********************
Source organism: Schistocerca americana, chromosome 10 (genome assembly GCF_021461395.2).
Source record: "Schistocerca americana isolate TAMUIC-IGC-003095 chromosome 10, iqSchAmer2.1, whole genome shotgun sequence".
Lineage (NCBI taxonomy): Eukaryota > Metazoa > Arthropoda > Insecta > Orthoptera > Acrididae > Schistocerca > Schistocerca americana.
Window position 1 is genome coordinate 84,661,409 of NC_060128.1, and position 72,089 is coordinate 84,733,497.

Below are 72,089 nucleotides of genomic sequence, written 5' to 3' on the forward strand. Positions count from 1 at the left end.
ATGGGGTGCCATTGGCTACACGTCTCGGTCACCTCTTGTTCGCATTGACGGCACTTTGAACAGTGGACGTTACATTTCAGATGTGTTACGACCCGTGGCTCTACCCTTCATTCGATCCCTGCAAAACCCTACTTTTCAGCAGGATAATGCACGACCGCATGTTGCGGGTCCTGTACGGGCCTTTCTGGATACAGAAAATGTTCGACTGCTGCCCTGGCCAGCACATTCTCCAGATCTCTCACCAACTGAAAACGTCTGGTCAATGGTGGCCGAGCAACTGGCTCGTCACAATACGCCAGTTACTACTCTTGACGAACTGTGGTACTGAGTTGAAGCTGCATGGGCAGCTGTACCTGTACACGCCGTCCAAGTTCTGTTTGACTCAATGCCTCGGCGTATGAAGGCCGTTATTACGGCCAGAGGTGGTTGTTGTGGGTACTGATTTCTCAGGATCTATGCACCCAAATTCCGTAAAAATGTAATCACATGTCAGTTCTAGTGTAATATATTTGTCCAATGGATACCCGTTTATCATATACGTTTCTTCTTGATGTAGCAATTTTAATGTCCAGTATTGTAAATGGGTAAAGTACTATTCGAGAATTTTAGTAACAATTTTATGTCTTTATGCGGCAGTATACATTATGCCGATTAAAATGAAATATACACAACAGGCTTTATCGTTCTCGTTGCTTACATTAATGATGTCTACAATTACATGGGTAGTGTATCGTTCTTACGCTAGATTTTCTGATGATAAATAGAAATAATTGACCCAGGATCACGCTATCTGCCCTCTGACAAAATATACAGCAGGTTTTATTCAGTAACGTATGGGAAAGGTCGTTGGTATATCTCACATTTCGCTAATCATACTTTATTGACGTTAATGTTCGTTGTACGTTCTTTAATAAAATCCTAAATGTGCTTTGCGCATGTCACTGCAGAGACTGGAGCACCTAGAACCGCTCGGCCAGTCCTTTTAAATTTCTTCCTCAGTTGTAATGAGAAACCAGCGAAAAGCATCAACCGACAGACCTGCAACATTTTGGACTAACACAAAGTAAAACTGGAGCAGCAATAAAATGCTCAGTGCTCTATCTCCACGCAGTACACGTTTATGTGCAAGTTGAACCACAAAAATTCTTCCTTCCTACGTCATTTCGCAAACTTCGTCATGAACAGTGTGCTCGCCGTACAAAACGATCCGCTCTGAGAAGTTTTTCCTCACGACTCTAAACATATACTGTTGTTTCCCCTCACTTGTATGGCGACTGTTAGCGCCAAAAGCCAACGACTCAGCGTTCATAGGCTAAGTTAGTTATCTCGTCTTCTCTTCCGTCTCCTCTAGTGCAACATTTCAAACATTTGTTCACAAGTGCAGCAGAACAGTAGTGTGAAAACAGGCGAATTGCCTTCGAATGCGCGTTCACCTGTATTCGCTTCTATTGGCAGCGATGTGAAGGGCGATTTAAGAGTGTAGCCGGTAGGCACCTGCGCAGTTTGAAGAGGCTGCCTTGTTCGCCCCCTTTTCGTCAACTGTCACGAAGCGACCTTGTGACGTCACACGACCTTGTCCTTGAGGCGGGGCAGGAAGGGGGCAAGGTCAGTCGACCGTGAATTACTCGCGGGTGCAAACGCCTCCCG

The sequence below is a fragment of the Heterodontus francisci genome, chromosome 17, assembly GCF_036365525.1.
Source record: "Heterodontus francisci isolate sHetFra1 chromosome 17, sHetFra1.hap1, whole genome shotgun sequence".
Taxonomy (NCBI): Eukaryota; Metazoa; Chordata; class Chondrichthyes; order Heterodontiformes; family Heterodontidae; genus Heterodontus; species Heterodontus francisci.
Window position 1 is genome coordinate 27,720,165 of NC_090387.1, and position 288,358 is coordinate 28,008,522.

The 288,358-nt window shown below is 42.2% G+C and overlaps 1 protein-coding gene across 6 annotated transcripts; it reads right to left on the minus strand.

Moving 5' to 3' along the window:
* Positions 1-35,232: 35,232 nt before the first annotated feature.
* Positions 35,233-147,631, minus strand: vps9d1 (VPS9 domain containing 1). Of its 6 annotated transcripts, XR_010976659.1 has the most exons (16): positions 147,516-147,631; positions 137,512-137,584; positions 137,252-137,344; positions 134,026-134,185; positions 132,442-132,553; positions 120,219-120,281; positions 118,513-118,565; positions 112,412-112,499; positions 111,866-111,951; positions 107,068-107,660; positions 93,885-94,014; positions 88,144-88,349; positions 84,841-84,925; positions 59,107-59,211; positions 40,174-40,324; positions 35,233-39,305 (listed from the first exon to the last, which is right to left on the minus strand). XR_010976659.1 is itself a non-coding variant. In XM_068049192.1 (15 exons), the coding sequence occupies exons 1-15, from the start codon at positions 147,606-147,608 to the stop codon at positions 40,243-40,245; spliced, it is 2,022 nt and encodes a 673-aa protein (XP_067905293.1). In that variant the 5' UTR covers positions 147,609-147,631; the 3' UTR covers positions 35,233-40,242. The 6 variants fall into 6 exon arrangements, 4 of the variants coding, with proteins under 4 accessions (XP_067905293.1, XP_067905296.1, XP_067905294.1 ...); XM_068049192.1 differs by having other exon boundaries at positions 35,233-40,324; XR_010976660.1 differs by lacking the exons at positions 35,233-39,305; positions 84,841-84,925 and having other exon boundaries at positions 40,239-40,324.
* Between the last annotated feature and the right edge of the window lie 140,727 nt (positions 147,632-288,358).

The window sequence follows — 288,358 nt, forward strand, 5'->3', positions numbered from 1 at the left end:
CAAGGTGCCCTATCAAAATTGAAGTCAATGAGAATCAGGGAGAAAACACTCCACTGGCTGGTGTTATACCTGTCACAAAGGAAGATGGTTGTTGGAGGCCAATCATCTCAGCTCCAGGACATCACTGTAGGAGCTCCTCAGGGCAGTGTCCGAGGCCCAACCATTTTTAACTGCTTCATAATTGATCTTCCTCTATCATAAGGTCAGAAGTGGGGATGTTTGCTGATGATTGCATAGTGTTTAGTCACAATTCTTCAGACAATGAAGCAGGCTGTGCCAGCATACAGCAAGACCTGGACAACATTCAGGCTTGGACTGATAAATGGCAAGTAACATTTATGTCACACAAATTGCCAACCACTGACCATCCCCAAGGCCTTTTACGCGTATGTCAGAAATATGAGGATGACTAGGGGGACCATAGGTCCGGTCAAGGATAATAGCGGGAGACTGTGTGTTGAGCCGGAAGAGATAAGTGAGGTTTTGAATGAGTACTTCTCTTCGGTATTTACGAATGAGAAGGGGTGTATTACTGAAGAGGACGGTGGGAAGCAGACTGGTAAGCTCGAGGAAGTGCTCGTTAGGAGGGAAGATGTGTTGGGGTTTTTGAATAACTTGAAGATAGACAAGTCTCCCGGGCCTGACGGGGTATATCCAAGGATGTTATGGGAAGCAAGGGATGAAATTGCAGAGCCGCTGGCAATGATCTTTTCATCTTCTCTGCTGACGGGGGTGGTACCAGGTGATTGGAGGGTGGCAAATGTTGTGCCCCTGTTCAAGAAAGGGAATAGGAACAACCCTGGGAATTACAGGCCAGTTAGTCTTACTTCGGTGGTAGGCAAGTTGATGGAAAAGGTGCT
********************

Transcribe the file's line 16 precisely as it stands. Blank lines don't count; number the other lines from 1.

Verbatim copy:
The window sequence follows — 288,358 nt, forward strand, 5'->3', positions numbered from 1 at the left end: